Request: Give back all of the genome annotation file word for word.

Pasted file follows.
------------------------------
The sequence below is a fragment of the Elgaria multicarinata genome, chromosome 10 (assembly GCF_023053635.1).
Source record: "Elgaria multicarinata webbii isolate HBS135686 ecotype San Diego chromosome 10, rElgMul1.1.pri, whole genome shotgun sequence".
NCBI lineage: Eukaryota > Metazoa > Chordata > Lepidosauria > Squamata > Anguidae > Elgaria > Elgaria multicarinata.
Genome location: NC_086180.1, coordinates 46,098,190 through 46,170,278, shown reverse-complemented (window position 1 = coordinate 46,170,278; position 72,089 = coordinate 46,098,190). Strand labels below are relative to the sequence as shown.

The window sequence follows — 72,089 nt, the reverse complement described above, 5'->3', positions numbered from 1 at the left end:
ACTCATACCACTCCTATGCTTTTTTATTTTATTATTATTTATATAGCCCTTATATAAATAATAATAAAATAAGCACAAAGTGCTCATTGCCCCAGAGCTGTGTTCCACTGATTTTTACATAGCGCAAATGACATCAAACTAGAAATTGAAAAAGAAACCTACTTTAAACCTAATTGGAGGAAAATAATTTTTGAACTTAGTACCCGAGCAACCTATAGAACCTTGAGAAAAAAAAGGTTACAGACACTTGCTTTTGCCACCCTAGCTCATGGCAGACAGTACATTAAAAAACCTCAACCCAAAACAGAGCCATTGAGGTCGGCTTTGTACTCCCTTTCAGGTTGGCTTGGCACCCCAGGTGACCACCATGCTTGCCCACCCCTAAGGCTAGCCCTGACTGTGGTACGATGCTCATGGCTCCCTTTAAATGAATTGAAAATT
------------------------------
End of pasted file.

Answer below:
The sequence below is a fragment of the Elgaria multicarinata genome, chromosome 10 (assembly GCF_023053635.1).
Source record: "Elgaria multicarinata webbii isolate HBS135686 ecotype San Diego chromosome 10, rElgMul1.1.pri, whole genome shotgun sequence".
NCBI lineage: Eukaryota > Metazoa > Chordata > Lepidosauria > Squamata > Anguidae > Elgaria > Elgaria multicarinata.
Genome location: NC_086180.1, coordinates 46,098,190 through 46,170,278, shown reverse-complemented (window position 1 = coordinate 46,170,278; position 72,089 = coordinate 46,098,190). Strand labels below are relative to the sequence as shown.

The window sequence follows — 72,089 nt, the reverse complement described above, 5'->3', positions numbered from 1 at the left end:
ACTCATACCACTCCTATGCTTTTTTATTTTATTATTATTTATATAGCCCTTATATAAATAATAATAAAATAAGCACAAAGTGCTCATTGCCCCAGAGCTGTGTTCCACTGATTTTTACATAGCGCAAATGACATCAAACTAGAAATTGAAAAAGAAACCTACTTTAAACCTAATTGGAGGAAAATAATTTTTGAACTTAGTACCCGAGCAACCTATAGAACCTTGAGAAAAAAAAGGTTACAGACACTTGCTTTTGCCACCCTAGCTCATGGCAGACAGTACATTAAAAAACCTCAACCCAAAACAGAGCCATTGAGGTCGGCTTTGTACTCCCTTTCAGGTTGGCTTGGCACCCCAGGTGACCACCATGCTTGCCCACCCCTAAGGCTAGCCCTGACTGTGGTACGATGCTCATGGCTCCCTTTAAATGAATTGAAAATT